Cliffy: So I guess that actually answers my next question which was, is this the last Huntingtons record?

Mikey: No, because I already got some ideas and plans for some more stuff to come and I think if anything this, well no, it's not the first Huntingtons record of the Millenium, well actually it is if you're a believer that the Millenium doesn't start until 2001. So in a way it's kind of like a re-birth. Almost like a starting block for me because I think this record shows where we are going to continue taking it. Where as the last few we were experimenting a little more with kind of a different sound and just trying to do something different but it didn't really click and the songs weren't good live songs, a lot of them weren't. They are good songs and we still like them but it just wasn't really 100% us and what we wanted to do so I think this album is just kind of a starting point for it to build off of and be a lot better. So definitely not the last and hopefully the first of many more to come in this vein.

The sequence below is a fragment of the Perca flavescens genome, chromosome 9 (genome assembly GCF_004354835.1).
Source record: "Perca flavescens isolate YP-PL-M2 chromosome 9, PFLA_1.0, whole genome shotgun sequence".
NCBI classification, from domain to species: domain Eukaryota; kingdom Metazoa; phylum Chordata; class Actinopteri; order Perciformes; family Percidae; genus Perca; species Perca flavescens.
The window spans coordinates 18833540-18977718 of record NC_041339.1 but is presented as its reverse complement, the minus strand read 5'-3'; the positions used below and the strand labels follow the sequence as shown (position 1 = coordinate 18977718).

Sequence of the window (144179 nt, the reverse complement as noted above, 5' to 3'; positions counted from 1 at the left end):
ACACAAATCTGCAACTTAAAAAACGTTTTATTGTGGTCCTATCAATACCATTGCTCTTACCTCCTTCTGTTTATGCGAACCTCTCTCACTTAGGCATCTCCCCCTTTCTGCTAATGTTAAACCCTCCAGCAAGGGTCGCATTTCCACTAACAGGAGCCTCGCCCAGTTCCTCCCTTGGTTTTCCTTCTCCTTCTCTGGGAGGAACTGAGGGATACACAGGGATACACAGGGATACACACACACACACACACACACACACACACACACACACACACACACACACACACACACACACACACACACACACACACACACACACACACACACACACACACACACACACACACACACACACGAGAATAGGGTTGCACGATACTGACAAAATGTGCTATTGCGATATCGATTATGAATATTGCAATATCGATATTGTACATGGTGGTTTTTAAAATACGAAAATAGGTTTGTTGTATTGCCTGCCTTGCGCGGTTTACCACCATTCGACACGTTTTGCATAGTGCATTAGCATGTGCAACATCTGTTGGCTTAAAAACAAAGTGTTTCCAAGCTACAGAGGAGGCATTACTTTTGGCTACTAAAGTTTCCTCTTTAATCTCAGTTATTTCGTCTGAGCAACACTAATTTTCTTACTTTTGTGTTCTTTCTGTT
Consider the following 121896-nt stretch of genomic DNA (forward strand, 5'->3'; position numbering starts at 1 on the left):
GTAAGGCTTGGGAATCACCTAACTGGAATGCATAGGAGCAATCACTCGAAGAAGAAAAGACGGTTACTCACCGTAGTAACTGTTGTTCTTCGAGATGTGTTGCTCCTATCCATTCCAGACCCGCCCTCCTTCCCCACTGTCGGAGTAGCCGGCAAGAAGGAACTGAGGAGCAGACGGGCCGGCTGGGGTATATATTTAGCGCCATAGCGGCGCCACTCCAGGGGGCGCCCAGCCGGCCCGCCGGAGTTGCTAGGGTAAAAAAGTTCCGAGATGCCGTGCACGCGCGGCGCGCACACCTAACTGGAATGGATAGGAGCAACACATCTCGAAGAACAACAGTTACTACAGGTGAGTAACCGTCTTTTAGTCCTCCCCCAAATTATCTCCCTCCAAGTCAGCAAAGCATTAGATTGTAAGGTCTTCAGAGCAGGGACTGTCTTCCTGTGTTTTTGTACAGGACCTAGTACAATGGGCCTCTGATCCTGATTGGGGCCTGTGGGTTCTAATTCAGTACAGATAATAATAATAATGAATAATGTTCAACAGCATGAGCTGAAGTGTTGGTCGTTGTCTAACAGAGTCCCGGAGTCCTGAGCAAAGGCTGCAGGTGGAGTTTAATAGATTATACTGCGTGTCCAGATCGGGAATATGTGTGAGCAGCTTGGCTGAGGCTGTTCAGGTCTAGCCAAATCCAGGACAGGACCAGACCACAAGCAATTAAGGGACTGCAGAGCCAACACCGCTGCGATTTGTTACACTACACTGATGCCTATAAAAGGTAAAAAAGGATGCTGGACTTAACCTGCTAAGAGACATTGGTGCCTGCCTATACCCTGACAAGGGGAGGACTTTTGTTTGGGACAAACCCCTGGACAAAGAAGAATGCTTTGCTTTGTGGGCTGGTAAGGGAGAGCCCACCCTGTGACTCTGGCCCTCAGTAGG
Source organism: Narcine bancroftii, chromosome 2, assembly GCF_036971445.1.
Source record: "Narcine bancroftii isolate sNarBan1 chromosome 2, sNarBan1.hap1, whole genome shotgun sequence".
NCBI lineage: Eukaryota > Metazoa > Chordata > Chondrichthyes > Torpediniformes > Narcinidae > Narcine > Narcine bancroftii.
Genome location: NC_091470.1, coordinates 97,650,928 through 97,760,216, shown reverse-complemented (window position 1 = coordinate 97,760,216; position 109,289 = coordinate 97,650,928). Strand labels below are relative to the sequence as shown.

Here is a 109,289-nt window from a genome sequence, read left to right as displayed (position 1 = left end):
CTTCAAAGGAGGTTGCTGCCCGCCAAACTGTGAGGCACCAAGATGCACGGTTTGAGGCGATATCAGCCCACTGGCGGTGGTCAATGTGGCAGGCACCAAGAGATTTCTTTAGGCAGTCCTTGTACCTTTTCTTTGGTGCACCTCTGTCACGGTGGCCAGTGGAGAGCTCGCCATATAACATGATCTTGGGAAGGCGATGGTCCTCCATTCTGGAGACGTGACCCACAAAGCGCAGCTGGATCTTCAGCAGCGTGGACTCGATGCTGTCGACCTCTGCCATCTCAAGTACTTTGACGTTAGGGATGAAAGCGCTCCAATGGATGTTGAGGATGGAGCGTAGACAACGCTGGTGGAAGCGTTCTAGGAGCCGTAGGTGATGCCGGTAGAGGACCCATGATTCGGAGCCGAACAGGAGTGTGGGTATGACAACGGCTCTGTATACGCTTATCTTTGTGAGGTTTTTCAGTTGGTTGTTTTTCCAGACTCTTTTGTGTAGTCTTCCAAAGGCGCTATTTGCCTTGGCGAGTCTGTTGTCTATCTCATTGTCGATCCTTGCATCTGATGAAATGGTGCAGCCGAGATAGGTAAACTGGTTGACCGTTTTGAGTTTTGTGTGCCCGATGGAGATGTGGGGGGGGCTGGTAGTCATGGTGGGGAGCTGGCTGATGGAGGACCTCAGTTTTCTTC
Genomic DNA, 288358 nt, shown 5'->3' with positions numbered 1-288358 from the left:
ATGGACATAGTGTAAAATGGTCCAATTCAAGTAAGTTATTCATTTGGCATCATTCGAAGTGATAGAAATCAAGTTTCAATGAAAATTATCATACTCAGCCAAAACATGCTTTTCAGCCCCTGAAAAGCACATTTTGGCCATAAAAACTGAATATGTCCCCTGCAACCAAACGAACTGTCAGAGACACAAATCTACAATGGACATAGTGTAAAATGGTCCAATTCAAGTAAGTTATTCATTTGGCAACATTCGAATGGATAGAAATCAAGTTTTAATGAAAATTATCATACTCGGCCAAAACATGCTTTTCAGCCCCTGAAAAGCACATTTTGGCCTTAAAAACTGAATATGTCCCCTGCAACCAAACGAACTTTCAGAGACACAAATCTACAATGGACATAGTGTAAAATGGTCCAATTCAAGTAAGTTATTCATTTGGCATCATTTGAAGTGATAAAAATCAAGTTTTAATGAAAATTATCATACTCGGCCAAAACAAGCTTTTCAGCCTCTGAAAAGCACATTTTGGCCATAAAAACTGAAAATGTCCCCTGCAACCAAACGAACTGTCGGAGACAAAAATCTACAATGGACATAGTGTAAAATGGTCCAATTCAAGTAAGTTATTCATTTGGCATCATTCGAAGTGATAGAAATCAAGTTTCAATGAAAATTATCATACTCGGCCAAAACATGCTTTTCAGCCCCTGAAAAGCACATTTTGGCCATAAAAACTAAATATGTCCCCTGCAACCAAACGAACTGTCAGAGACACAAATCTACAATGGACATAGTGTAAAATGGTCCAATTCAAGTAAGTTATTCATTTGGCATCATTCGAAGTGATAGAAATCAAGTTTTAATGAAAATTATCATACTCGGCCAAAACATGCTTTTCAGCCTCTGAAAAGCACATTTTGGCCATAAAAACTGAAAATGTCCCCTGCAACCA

Cliffy: Well that's all the questions I have prepared. Thank you for your time. Thanks to all you guys for reading. The record is really good. I'm proud to have played on it. Bye.

Be sure to catch the Huntingtons on their 15 day tour this fall in support of the new record. If your in the Harrisburg PA area be sure to catch the band at the Decapolis sponsored show on October 12th at the Skoolhouse. The band plans to play a bunch of new material from the album. For more information on the new album, tour dates or just general information on the band check out their website at